Among unsung open source collaboration efforts, the FIRST annual robotics competition deserves much more attention than it gets. Aimed at students, including young children, noted inventor of the Segway scooter Dean Kamen is behind the program, which challenges students to develop open source robotics software and components, with prizes for the winners. This program tends to fly mostly under the radar, but year after year it produces ever more interesting incentives for students.
David Strom has a notable report about his visit to a regional FIRST competition in St. Louis. He writes:
"FIRST has been around for 20 years, and if you haven't seen or participated, you might want to think about doing both. There are more than 2,000 teams from 60 countries....What I found interesting was seeing how groups of kids have to collaborate to work on fairly big projects in very limited time: they have to design, buy, build and market the necessary spare parts to build a robot in just a few weeks' time, then ship it off to St. Louis and try to make it work under extreme duress during the competitions."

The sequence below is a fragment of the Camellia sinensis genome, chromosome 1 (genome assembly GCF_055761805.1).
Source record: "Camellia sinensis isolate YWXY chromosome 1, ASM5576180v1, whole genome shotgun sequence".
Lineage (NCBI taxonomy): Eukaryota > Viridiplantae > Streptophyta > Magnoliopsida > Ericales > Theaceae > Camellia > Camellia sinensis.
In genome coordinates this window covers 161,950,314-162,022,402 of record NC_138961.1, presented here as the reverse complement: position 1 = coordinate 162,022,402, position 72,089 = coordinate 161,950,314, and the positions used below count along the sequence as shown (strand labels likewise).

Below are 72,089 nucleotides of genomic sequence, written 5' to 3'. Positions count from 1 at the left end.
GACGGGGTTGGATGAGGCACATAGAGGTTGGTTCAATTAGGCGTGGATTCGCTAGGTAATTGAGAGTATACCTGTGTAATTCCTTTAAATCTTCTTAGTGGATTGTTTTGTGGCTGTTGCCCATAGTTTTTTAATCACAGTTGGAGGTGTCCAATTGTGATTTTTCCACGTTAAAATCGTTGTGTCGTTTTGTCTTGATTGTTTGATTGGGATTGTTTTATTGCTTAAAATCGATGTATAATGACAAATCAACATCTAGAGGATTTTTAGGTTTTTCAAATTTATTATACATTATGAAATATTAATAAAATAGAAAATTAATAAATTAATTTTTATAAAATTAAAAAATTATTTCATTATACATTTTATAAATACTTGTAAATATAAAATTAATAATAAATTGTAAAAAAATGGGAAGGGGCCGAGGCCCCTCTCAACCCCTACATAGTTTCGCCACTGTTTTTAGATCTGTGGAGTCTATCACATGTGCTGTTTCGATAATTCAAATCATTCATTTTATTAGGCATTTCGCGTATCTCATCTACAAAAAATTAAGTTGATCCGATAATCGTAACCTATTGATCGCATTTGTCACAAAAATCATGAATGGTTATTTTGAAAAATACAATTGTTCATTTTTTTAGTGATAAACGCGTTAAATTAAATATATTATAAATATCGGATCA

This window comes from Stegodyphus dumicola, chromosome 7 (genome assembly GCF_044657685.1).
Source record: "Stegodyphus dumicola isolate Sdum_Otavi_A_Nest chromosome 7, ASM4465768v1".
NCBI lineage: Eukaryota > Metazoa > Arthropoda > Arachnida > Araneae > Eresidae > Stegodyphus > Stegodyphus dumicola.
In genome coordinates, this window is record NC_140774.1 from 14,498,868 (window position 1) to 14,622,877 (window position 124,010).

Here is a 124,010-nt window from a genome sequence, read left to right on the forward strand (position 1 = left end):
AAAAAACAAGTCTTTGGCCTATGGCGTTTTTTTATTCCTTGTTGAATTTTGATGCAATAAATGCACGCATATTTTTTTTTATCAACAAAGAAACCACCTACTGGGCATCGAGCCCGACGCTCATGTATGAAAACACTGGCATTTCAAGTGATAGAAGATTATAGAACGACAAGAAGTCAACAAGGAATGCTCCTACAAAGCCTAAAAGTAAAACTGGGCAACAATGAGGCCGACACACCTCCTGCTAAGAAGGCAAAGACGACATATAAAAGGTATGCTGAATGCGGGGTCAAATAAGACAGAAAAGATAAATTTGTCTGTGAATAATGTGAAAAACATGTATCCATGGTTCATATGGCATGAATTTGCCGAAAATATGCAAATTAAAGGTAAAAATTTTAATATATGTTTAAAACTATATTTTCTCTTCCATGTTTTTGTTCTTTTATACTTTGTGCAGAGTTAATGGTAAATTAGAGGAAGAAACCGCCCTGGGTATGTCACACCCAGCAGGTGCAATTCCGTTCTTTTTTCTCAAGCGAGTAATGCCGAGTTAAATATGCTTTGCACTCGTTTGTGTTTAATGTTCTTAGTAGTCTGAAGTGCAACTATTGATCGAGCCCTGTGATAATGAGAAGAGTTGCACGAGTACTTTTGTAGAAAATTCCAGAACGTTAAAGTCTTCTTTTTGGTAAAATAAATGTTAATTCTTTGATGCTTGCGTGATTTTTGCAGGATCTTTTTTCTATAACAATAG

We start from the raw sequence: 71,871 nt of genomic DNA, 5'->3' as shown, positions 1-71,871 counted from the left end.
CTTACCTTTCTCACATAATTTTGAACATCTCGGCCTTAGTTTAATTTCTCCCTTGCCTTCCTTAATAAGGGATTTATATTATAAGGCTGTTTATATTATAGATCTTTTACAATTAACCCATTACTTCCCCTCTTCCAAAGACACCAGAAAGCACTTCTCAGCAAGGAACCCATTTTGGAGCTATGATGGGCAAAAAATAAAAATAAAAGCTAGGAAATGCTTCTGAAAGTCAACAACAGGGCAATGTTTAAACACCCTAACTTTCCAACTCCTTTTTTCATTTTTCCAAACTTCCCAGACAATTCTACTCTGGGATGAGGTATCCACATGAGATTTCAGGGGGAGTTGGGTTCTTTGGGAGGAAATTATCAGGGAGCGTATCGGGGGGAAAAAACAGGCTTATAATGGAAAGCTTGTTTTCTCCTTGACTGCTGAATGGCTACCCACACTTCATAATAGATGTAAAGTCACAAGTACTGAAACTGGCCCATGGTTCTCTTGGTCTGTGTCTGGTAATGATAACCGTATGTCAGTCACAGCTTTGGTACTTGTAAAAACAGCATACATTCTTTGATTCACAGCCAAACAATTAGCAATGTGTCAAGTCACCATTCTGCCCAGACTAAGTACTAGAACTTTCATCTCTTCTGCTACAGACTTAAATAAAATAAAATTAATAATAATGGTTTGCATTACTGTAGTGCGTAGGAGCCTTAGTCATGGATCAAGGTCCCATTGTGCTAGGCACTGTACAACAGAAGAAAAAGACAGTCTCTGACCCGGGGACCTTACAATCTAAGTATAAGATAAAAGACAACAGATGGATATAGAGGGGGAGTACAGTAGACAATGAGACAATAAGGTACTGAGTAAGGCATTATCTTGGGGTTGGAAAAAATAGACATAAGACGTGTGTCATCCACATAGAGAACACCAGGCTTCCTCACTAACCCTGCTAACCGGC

From April 27 to 30th in St. Louis, anyone can visit the finals of the FIRST robotics competition. As noted here, pop star Will.i.am from the Black Eyed Peas is a supporter of FIRST, and President Obama has stopped by FIRST competitions to encourage young roboticists. Kamen, too, participates in the competitions.
Over the past several years, open source robotics has hit a number of milestones. We rounded up several of the notable projects going on around the world in this post. The FIRST competition goes beyond just challenging kids to build open source robots, though. Over 146 colleges participate in the FIRST program, and one in three applications from young FIRST participants for college scholarship funds gets accepted.
This program does a lot of good, and introduces young people to open source collaboration. All FIRST competitions are free to attend. Check one out in your area.